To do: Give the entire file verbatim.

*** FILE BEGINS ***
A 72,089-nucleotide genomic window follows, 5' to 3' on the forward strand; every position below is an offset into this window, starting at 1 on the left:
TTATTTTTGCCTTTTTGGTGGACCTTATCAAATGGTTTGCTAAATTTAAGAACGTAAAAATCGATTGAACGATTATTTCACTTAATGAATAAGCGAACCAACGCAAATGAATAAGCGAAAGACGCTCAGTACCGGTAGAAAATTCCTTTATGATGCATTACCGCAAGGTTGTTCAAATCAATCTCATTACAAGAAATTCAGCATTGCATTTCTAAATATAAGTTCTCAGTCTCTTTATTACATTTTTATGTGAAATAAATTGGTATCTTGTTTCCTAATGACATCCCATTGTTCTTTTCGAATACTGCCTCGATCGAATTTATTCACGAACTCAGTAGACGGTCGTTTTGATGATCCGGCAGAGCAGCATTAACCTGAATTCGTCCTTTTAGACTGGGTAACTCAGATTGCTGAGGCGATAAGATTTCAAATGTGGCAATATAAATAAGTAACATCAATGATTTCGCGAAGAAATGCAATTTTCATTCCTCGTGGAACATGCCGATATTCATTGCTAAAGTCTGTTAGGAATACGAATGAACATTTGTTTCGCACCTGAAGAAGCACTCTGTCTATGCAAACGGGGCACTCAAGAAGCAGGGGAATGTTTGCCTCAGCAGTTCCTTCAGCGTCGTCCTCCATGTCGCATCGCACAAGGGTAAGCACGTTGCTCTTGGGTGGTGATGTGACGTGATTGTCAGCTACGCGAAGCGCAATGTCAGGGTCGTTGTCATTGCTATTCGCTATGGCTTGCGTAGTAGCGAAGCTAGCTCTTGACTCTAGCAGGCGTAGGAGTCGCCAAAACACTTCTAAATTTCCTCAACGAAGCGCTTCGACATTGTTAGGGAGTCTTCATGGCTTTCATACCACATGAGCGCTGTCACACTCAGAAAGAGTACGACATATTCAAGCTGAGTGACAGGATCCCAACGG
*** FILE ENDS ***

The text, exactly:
A 72,089-nucleotide genomic window follows, 5' to 3' on the forward strand; every position below is an offset into this window, starting at 1 on the left:
TTATTTTTGCCTTTTTGGTGGACCTTATCAAATGGTTTGCTAAATTTAAGAACGTAAAAATCGATTGAACGATTATTTCACTTAATGAATAAGCGAACCAACGCAAATGAATAAGCGAAAGACGCTCAGTACCGGTAGAAAATTCCTTTATGATGCATTACCGCAAGGTTGTTCAAATCAATCTCATTACAAGAAATTCAGCATTGCATTTCTAAATATAAGTTCTCAGTCTCTTTATTACATTTTTATGTGAAATAAATTGGTATCTTGTTTCCTAATGACATCCCATTGTTCTTTTCGAATACTGCCTCGATCGAATTTATTCACGAACTCAGTAGACGGTCGTTTTGATGATCCGGCAGAGCAGCATTAACCTGAATTCGTCCTTTTAGACTGGGTAACTCAGATTGCTGAGGCGATAAGATTTCAAATGTGGCAATATAAATAAGTAACATCAATGATTTCGCGAAGAAATGCAATTTTCATTCCTCGTGGAACATGCCGATATTCATTGCTAAAGTCTGTTAGGAATACGAATGAACATTTGTTTCGCACCTGAAGAAGCACTCTGTCTATGCAAACGGGGCACTCAAGAAGCAGGGGAATGTTTGCCTCAGCAGTTCCTTCAGCGTCGTCCTCCATGTCGCATCGCACAAGGGTAAGCACGTTGCTCTTGGGTGGTGATGTGACGTGATTGTCAGCTACGCGAAGCGCAATGTCAGGGTCGTTGTCATTGCTATTCGCTATGGCTTGCGTAGTAGCGAAGCTAGCTCTTGACTCTAGCAGGCGTAGGAGTCGCCAAAACACTTCTAAATTTCCTCAACGAAGCGCTTCGACATTGTTAGGGAGTCTTCATGGCTTTCATACCACATGAGCGCTGTCACACTCAGAAAGAGTACGACATATTCAAGCTGAGTGACAGGATCCCAACGG